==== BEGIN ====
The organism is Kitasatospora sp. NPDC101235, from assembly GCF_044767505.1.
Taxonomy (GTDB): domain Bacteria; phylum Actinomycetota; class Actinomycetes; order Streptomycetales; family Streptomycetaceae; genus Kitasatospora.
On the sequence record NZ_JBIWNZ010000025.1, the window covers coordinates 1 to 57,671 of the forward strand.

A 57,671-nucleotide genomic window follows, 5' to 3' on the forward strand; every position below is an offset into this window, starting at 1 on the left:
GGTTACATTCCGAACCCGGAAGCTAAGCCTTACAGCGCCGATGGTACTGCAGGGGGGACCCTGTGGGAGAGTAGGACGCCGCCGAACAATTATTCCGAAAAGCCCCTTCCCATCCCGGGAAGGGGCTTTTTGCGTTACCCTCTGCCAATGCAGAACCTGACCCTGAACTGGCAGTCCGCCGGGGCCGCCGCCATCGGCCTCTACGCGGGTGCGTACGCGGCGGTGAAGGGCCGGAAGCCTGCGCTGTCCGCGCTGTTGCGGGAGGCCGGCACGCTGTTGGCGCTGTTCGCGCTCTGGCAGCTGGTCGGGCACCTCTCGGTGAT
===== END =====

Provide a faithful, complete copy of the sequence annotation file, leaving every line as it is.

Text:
The organism is Kitasatospora sp. NPDC101235, from assembly GCF_044767505.1.
Taxonomy (GTDB): domain Bacteria; phylum Actinomycetota; class Actinomycetes; order Streptomycetales; family Streptomycetaceae; genus Kitasatospora.
On the sequence record NZ_JBIWNZ010000025.1, the window covers coordinates 1 to 57,671 of the forward strand.

A 57,671-nucleotide genomic window follows, 5' to 3' on the forward strand; every position below is an offset into this window, starting at 1 on the left:
GGTTACATTCCGAACCCGGAAGCTAAGCCTTACAGCGCCGATGGTACTGCAGGGGGGACCCTGTGGGAGAGTAGGACGCCGCCGAACAATTATTCCGAAAAGCCCCTTCCCATCCCGGGAAGGGGCTTTTTGCGTTACCCTCTGCCAATGCAGAACCTGACCCTGAACTGGCAGTCCGCCGGGGCCGCCGCCATCGGCCTCTACGCGGGTGCGTACGCGGCGGTGAAGGGCCGGAAGCCTGCGCTGTCCGCGCTGTTGCGGGAGGCCGGCACGCTGTTGGCGCTGTTCGCGCTCTGGCAGCTGGTCGGGCACCTCTCGGTGAT